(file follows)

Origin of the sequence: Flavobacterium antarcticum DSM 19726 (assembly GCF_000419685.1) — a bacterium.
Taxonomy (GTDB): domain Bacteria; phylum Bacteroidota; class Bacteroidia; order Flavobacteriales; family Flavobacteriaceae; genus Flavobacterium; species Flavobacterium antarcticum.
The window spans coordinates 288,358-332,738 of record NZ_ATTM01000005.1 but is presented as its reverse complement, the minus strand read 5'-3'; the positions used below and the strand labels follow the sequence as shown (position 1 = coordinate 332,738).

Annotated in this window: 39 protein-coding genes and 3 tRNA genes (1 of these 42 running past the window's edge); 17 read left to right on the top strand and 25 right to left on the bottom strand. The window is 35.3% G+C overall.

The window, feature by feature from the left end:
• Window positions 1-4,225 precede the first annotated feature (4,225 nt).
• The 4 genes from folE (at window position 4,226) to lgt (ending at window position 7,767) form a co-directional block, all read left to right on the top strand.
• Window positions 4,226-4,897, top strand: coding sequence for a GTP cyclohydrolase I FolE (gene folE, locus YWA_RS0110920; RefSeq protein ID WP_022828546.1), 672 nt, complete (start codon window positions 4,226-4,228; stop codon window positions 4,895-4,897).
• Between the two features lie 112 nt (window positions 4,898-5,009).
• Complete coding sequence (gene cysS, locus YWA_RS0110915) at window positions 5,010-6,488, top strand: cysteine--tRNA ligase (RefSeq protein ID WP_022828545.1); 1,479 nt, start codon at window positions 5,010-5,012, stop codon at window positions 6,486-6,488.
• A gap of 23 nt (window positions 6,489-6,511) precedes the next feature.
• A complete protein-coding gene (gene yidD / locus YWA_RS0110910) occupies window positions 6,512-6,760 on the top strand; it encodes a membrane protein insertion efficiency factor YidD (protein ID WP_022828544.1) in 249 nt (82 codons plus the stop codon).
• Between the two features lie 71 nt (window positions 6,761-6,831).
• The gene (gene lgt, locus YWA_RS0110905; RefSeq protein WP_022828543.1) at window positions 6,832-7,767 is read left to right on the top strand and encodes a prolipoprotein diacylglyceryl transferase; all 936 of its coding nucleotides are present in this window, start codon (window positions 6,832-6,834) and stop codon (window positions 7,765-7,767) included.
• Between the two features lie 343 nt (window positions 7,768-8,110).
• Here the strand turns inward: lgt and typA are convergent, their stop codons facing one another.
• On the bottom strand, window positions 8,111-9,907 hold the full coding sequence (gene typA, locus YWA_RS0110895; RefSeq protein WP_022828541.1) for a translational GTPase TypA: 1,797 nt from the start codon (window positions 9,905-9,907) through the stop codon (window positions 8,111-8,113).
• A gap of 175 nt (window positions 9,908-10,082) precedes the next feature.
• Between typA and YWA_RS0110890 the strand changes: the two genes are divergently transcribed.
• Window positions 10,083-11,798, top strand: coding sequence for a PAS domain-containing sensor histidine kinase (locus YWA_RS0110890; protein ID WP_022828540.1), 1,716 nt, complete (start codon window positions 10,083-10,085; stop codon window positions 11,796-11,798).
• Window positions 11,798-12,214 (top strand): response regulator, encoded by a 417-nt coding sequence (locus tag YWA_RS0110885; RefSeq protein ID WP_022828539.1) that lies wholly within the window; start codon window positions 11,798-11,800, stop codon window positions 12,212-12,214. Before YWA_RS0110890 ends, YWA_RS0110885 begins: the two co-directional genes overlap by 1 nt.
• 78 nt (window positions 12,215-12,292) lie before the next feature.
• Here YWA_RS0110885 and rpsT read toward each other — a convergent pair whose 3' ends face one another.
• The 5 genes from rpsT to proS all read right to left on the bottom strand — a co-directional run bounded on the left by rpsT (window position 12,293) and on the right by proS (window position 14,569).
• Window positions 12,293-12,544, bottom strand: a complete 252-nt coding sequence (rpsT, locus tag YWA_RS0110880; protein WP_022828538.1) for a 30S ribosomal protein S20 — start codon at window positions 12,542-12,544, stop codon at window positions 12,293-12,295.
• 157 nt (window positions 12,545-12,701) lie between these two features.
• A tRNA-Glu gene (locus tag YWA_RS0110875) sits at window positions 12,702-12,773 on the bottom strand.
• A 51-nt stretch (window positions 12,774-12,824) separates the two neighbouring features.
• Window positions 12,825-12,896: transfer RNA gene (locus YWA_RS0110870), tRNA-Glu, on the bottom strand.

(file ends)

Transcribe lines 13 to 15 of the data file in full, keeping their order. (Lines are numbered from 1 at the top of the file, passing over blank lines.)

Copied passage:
• Between the two features lie 71 nt (window positions 6,761-6,831).
• The gene (gene lgt, locus YWA_RS0110905; RefSeq protein WP_022828543.1) at window positions 6,832-7,767 is read left to right on the top strand and encodes a prolipoprotein diacylglyceryl transferase; all 936 of its coding nucleotides are present in this window, start codon (window positions 6,832-6,834) and stop codon (window positions 7,765-7,767) included.
• Between the two features lie 343 nt (window positions 7,768-8,110).